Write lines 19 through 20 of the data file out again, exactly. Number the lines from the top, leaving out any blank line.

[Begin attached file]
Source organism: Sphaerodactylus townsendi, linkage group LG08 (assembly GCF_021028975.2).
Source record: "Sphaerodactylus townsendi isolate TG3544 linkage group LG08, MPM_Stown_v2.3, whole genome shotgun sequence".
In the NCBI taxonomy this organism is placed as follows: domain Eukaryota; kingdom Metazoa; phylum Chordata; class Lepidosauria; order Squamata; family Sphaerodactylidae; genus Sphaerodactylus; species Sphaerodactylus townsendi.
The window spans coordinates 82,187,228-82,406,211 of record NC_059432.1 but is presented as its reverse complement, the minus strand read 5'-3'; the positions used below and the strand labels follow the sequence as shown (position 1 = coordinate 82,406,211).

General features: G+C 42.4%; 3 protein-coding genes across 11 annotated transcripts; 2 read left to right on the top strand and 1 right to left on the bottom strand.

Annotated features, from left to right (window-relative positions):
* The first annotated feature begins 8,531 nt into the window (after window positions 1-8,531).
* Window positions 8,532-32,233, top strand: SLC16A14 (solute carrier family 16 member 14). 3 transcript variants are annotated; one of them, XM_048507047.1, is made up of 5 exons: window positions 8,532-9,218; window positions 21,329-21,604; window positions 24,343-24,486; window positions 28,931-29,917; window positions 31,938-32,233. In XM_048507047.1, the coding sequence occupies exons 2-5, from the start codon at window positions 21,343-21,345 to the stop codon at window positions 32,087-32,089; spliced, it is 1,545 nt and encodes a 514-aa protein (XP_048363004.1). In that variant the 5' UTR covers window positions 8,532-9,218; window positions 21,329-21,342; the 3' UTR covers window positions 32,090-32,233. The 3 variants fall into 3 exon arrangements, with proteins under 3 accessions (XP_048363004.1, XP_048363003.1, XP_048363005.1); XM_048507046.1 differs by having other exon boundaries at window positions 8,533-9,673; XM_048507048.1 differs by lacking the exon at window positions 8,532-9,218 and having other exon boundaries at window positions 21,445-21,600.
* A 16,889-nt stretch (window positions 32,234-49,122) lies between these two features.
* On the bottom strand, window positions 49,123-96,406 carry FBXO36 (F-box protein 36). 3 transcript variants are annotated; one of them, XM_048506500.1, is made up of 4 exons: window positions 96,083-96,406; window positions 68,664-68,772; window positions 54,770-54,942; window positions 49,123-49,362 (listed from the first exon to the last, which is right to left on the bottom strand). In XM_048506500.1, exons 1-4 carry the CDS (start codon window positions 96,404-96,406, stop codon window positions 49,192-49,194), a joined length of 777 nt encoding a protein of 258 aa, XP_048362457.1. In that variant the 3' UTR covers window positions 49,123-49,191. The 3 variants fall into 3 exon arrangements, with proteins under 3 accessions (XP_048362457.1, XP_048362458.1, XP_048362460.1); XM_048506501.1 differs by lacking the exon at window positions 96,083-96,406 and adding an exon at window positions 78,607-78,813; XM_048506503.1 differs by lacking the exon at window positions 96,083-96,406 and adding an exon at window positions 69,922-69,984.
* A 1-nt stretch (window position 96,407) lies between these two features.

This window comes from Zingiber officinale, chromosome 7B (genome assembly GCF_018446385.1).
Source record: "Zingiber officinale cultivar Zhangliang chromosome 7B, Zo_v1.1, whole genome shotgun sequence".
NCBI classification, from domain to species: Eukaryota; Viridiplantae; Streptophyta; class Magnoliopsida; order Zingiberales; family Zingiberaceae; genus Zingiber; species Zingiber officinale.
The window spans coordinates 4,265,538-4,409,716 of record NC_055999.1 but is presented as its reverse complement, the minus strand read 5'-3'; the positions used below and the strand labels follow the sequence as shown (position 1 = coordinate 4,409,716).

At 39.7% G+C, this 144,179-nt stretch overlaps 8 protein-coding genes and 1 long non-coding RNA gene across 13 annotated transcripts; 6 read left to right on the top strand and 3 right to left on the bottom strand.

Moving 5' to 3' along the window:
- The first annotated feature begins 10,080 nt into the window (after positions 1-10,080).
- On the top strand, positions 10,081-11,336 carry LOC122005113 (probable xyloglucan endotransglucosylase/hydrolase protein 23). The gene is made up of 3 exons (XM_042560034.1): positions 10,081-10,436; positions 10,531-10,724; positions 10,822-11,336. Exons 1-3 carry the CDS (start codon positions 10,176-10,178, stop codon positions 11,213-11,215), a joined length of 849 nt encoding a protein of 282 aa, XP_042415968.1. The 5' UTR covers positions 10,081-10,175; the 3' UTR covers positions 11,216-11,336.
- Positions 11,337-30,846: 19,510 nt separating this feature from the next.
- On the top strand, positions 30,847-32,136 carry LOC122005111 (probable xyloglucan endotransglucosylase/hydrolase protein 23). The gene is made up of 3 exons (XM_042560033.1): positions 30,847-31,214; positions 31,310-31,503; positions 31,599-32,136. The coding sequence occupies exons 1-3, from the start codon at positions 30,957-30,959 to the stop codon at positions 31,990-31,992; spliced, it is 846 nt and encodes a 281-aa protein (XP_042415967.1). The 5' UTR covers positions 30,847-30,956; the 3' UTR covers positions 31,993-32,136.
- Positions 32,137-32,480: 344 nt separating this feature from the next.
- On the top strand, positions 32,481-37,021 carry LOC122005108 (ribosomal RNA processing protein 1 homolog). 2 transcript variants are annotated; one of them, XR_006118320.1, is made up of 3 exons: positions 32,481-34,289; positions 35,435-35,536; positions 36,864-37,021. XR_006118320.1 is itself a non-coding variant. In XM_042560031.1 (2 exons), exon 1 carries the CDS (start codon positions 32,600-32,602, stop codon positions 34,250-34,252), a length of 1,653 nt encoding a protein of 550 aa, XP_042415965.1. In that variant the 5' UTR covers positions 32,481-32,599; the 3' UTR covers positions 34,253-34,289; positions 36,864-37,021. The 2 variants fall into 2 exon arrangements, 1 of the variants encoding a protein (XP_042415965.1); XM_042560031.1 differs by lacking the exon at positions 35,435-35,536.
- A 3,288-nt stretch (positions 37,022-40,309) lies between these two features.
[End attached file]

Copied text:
- On the top strand, positions 10,081-11,336 carry LOC122005113 (probable xyloglucan endotransglucosylase/hydrolase protein 23). The gene is made up of 3 exons (XM_042560034.1): positions 10,081-10,436; positions 10,531-10,724; positions 10,822-11,336. Exons 1-3 carry the CDS (start codon positions 10,176-10,178, stop codon positions 11,213-11,215), a joined length of 849 nt encoding a protein of 282 aa, XP_042415968.1. The 5' UTR covers positions 10,081-10,175; the 3' UTR covers positions 11,216-11,336.
- Positions 11,337-30,846: 19,510 nt separating this feature from the next.